Saturday, May 16, 2015

Fake Debt & Collection Call Harassment

Every year, thousands of retirement-age Americans are contacted by debt collectors for debts that are not theirs. The elderly often fall victim to financial fraud and nearly half of the 8,700 complaints about debt collections that older people filed over a 15-month period to the Consumer Financial Protection Bureau's (CFPB) Office of Older Americans report unrelenting attempts to collect money that they do not owe. Overall, debt collectors accounted for 110,000 complaints to the CFPB from July 2013 through December 2014. The Federal Trade Commission say they receive more complaints about collectors than any other industry.

Although it is commonly threatened by unscrupulous collectors, garnishment of social security and veterans' benefits cannot be done legally for private debts only for delinquent state or federal debts such as unpaid student loans, taxes and government-backed mortgages. Unpaid alimony or child support can also be deducted from social security benefits, but supplemental Security Income (SSI) benefits cannot be garnished due to any debt.

Another common complaint: repeated attempts to collect on debts allegedly owed by deceased family members.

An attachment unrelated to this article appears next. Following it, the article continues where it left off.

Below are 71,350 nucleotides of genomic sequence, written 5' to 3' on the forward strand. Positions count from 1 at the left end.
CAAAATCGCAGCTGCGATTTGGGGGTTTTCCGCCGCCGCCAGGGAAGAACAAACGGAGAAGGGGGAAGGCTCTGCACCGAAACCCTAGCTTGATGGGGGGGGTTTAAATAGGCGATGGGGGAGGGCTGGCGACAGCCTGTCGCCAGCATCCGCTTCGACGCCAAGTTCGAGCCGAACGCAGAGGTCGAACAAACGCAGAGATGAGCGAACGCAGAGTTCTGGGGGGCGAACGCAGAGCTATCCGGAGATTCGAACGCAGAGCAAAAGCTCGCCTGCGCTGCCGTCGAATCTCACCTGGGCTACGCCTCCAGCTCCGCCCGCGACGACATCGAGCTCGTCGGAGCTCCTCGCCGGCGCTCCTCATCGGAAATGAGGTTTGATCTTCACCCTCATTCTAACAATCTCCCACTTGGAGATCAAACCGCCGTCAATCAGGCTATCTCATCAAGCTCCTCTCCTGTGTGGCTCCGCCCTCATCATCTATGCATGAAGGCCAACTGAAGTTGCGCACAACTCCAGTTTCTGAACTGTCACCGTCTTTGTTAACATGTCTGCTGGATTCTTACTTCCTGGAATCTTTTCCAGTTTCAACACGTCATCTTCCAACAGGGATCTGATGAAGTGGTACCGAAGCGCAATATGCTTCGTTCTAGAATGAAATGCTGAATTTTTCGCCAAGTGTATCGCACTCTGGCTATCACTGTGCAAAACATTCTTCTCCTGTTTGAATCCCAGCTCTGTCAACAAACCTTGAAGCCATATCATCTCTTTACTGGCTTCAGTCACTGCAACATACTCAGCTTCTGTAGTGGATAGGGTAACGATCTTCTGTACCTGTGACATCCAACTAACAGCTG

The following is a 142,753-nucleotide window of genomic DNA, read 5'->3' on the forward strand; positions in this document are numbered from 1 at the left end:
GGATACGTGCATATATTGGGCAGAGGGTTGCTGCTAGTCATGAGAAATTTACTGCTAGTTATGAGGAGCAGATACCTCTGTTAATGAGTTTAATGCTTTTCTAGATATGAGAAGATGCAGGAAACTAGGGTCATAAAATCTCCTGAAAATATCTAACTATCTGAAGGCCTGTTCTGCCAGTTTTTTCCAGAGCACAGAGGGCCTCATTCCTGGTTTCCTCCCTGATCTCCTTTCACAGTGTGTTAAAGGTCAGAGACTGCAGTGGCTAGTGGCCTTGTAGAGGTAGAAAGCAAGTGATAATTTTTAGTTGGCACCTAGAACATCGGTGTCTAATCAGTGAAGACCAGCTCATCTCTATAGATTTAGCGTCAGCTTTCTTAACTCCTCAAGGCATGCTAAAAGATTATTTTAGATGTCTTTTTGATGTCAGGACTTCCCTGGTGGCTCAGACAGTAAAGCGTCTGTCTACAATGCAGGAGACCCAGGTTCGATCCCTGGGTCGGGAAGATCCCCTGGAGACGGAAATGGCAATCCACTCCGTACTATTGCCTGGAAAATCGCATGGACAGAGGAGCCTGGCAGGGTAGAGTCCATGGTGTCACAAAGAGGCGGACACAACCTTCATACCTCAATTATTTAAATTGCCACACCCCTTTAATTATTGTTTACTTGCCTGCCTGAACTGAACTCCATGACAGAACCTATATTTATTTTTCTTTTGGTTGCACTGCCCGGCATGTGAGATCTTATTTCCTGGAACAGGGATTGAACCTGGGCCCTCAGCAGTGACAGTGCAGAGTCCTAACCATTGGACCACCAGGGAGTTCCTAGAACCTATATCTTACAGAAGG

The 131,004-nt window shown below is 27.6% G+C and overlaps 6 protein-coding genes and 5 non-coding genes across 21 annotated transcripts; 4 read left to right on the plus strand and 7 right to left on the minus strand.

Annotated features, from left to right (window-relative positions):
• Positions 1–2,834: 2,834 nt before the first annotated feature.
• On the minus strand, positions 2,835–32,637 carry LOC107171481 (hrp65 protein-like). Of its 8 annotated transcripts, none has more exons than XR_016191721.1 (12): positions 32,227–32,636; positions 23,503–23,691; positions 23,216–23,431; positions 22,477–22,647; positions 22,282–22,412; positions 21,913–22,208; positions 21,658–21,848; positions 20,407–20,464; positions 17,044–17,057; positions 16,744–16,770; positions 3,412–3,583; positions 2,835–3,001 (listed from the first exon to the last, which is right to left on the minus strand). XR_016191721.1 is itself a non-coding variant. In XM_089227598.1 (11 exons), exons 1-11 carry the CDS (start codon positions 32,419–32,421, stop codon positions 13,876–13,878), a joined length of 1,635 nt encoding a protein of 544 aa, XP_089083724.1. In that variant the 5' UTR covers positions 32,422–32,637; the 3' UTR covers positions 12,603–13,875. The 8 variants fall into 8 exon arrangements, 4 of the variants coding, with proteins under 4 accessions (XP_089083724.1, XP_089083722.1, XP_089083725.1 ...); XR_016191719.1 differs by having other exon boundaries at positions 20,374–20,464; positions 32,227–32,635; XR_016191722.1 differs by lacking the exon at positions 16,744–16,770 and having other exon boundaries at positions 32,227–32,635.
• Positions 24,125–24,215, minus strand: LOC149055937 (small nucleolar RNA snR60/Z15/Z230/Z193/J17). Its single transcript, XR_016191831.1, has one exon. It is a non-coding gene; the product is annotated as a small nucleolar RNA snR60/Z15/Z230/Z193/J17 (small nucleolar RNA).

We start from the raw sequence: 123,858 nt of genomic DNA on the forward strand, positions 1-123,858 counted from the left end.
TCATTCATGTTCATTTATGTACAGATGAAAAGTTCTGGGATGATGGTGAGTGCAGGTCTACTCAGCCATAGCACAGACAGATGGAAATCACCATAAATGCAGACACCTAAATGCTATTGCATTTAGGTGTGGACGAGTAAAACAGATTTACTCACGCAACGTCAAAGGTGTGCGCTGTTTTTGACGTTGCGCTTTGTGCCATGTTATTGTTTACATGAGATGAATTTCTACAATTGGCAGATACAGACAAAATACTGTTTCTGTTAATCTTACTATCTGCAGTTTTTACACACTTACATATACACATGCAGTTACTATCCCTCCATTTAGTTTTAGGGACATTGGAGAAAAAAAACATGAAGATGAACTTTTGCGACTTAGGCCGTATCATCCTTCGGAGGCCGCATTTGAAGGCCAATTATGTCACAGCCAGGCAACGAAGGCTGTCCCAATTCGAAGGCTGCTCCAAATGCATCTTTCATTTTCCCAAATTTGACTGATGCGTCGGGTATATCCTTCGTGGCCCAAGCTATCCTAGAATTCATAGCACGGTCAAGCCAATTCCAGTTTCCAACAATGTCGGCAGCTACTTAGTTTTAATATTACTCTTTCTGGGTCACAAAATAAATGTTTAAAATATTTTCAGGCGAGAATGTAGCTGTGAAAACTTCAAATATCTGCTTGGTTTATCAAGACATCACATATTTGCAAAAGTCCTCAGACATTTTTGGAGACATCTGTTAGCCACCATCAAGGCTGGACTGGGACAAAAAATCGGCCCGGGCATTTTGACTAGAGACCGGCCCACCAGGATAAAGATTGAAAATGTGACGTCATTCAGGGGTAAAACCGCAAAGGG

The biggest mistake is to react under pressure. Step back and verify that the debt is yours before you pay. Many people don't and end up paying for debt that is not theirs. And some pay duly owed expired debt because they are unaware of the status of limitation generally two to 10 years, depending on your state, after which collectors cannot legally sue consumers for unpaid debt.

What You Can Do

Try these tips to avoid paying debt that is not yours

Request details about the debt and the collector's license number, company name, address and phone number. If the collector refuses to provide this information, assume it is a scam. Visit go.usa.gov/Fsge for signs of bogus collectors.

Check your credit report annually. When reviewing your credit report, look for unrecognized debts and inquiries by collectors or creditors. By law, you are entitled to a free credit report annually from the three major credit reporting agencies Equifax, Experian, Transunion. Visit AnnualCreditReport.com to receive your free credit report.

Write letters. Visit go.usa.gov/FsY3 for sample letters to help you get more information about the alleged debt, dispute it and stop contact with collectors. Always send letters certified mail with "return receipt" to collectors, creditors, and credit reporting agencies when disputing what is on your credit report. Send copies of the letters to the CFPB, the FTC, and your state attorney general.

For alleged credit card debt, insist on written proof that you owe it such as statements detailing the unpaid charge. For medical debt, get a statement or invoice outlining services, dates and names of doctors, and cross-check information with insurers, Medicare and providers for payment or reimbursement status; collectors may call before payments are processed.

Know your rights. Get details of your rights at go.usa.gov/FsgB